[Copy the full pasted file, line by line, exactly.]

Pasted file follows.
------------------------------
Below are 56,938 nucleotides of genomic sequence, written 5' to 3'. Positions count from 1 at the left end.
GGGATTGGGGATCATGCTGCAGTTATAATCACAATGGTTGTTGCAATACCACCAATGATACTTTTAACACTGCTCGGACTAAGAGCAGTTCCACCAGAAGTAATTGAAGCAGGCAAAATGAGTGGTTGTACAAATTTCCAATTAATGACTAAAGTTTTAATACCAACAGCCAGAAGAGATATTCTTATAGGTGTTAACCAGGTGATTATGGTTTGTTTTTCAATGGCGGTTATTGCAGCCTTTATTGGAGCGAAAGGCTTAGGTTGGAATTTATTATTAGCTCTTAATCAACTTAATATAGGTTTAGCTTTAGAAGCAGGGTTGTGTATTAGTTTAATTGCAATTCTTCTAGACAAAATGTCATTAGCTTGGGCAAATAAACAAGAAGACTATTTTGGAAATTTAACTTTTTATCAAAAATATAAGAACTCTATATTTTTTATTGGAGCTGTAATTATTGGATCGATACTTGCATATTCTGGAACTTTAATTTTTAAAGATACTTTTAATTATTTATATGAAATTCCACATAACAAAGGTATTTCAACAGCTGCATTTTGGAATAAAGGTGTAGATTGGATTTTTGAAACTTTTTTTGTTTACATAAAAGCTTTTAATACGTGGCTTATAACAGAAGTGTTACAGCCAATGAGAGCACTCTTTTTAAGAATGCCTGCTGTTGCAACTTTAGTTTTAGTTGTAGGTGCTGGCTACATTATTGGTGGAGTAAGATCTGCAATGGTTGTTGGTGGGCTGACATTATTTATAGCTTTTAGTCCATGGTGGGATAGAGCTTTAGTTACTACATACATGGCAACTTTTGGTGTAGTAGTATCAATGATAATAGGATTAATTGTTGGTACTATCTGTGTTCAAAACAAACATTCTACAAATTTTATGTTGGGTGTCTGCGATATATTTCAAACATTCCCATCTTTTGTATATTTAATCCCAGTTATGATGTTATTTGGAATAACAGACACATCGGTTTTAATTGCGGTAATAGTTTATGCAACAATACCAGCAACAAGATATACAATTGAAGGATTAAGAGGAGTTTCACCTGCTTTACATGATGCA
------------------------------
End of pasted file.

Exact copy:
Below are 56,938 nucleotides of genomic sequence, written 5' to 3'. Positions count from 1 at the left end.
GGGATTGGGGATCATGCTGCAGTTATAATCACAATGGTTGTTGCAATACCACCAATGATACTTTTAACACTGCTCGGACTAAGAGCAGTTCCACCAGAAGTAATTGAAGCAGGCAAAATGAGTGGTTGTACAAATTTCCAATTAATGACTAAAGTTTTAATACCAACAGCCAGAAGAGATATTCTTATAGGTGTTAACCAGGTGATTATGGTTTGTTTTTCAATGGCGGTTATTGCAGCCTTTATTGGAGCGAAAGGCTTAGGTTGGAATTTATTATTAGCTCTTAATCAACTTAATATAGGTTTAGCTTTAGAAGCAGGGTTGTGTATTAGTTTAATTGCAATTCTTCTAGACAAAATGTCATTAGCTTGGGCAAATAAACAAGAAGACTATTTTGGAAATTTAACTTTTTATCAAAAATATAAGAACTCTATATTTTTTATTGGAGCTGTAATTATTGGATCGATACTTGCATATTCTGGAACTTTAATTTTTAAAGATACTTTTAATTATTTATATGAAATTCCACATAACAAAGGTATTTCAACAGCTGCATTTTGGAATAAAGGTGTAGATTGGATTTTTGAAACTTTTTTTGTTTACATAAAAGCTTTTAATACGTGGCTTATAACAGAAGTGTTACAGCCAATGAGAGCACTCTTTTTAAGAATGCCTGCTGTTGCAACTTTAGTTTTAGTTGTAGGTGCTGGCTACATTATTGGTGGAGTAAGATCTGCAATGGTTGTTGGTGGGCTGACATTATTTATAGCTTTTAGTCCATGGTGGGATAGAGCTTTAGTTACTACATACATGGCAACTTTTGGTGTAGTAGTATCAATGATAATAGGATTAATTGTTGGTACTATCTGTGTTCAAAACAAACATTCTACAAATTTTATGTTGGGTGTCTGCGATATATTTCAAACATTCCCATCTTTTGTATATTTAATCCCAGTTATGATGTTATTTGGAATAACAGACACATCGGTTTTAATTGCGGTAATAGTTTATGCAACAATACCAGCAACAAGATATACAATTGAAGGATTAAGAGGAGTTTCACCTGCTTTACATGATGCA